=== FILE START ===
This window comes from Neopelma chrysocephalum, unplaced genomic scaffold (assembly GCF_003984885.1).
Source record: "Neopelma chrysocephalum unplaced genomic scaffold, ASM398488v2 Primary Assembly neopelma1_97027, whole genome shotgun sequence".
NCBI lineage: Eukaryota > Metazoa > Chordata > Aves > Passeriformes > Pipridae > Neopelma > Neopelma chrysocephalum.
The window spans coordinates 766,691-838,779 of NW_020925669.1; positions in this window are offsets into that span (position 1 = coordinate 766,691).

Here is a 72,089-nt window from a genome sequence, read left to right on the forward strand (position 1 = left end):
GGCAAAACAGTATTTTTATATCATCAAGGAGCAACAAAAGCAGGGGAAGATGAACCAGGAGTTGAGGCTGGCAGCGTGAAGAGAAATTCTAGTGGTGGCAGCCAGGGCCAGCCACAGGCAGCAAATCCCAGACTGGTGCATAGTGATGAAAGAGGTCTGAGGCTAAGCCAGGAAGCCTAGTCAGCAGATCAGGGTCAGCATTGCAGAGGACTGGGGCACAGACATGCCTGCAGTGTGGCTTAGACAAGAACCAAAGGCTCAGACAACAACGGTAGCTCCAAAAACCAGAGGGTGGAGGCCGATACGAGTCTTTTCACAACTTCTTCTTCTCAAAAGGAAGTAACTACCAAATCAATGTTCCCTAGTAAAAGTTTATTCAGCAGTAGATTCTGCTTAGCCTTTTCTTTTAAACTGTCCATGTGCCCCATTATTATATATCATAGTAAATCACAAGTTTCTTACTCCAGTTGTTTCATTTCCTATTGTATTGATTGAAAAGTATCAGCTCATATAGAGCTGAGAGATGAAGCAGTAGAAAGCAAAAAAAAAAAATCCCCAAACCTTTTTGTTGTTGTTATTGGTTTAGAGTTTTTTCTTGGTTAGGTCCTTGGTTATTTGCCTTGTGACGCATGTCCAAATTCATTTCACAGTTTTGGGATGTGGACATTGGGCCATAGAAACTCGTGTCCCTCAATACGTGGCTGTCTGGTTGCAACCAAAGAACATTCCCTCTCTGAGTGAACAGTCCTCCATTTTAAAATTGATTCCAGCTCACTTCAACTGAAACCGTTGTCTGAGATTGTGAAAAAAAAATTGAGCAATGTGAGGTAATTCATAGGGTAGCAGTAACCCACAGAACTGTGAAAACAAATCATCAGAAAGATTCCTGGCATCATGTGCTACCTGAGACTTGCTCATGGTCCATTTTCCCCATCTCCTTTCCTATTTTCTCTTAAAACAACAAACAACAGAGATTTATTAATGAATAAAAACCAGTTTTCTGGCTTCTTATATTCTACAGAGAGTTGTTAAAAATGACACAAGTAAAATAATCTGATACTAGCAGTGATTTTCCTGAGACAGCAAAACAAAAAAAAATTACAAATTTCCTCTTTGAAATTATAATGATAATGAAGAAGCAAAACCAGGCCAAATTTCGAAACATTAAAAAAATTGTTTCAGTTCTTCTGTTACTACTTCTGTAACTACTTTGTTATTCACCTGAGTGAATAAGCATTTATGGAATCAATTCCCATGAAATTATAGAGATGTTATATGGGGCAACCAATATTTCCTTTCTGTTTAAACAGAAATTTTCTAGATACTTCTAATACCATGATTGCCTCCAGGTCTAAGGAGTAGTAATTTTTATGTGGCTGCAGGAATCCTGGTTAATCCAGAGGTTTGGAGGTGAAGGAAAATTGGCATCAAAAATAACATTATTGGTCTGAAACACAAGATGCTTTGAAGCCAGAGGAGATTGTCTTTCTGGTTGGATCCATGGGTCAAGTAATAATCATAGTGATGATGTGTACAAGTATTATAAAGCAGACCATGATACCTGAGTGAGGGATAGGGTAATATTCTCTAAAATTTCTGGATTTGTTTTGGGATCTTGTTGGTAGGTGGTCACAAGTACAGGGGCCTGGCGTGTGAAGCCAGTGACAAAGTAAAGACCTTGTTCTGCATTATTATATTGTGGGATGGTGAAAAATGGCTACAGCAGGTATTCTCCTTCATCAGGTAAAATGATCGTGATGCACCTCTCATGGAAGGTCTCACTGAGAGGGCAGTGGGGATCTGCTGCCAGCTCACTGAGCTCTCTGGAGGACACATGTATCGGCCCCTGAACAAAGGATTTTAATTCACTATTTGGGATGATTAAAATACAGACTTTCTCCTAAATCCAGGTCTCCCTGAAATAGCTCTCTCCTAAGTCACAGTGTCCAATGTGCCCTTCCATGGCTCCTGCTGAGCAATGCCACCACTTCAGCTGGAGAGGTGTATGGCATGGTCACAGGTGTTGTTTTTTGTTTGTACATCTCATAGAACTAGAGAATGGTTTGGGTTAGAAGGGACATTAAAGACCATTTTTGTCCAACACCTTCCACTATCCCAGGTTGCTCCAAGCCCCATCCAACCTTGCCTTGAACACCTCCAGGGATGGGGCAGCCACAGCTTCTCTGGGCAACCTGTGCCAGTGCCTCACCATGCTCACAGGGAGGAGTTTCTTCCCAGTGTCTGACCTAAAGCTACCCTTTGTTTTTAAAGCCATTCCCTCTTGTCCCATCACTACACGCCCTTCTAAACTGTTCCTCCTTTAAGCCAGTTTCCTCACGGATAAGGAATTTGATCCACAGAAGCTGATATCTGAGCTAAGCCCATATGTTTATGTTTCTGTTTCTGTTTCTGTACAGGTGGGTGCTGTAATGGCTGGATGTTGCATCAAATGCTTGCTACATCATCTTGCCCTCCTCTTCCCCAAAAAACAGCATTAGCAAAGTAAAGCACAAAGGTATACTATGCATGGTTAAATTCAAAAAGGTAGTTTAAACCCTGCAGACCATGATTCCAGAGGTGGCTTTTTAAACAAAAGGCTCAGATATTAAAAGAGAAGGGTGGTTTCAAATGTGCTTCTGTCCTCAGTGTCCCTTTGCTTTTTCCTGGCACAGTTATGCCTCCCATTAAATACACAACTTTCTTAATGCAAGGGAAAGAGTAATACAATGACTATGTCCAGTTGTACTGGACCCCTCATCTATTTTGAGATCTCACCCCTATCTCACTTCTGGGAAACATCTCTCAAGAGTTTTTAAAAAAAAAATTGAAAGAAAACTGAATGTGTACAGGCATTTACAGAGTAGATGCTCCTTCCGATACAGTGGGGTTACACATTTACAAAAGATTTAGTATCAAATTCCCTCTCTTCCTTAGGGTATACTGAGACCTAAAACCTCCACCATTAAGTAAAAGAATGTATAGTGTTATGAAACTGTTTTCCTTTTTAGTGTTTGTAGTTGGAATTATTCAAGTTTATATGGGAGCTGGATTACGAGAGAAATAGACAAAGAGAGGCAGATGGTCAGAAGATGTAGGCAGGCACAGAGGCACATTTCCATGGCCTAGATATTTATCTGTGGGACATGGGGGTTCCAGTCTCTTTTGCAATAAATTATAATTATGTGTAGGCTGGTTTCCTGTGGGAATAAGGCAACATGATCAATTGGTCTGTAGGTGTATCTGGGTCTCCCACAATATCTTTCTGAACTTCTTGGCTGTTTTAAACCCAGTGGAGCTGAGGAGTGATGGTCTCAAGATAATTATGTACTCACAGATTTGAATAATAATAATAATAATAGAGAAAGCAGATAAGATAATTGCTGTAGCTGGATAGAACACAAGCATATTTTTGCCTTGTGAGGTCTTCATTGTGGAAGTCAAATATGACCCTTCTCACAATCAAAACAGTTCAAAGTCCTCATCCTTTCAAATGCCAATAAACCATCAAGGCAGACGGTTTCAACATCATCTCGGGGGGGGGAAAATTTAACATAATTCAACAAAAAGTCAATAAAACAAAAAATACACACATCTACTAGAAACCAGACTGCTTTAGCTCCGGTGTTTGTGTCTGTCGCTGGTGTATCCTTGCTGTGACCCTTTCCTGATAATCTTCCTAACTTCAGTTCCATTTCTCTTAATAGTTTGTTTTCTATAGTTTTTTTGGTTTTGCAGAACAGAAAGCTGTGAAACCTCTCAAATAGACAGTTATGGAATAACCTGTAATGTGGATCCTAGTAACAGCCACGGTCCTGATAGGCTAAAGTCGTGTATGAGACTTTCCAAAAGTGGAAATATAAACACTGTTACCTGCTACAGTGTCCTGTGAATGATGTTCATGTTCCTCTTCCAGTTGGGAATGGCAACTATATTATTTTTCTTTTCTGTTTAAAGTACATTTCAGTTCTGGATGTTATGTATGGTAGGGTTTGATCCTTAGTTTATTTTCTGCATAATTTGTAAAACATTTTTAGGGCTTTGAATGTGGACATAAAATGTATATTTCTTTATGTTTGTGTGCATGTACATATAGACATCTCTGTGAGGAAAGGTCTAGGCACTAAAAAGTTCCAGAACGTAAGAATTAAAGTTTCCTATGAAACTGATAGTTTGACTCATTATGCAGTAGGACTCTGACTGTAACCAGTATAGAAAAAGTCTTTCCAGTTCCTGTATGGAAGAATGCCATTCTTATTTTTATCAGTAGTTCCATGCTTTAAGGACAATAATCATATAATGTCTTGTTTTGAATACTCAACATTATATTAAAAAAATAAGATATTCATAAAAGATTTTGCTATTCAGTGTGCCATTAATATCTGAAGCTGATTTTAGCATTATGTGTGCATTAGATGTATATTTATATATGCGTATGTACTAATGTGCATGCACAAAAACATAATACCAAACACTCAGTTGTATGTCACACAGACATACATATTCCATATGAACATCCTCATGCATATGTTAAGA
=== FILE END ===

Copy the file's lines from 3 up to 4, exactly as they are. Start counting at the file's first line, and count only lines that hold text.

NCBI lineage: Eukaryota > Metazoa > Chordata > Aves > Passeriformes > Pipridae > Neopelma > Neopelma chrysocephalum.
The window spans coordinates 766,691-838,779 of NW_020925669.1; positions in this window are offsets into that span (position 1 = coordinate 766,691).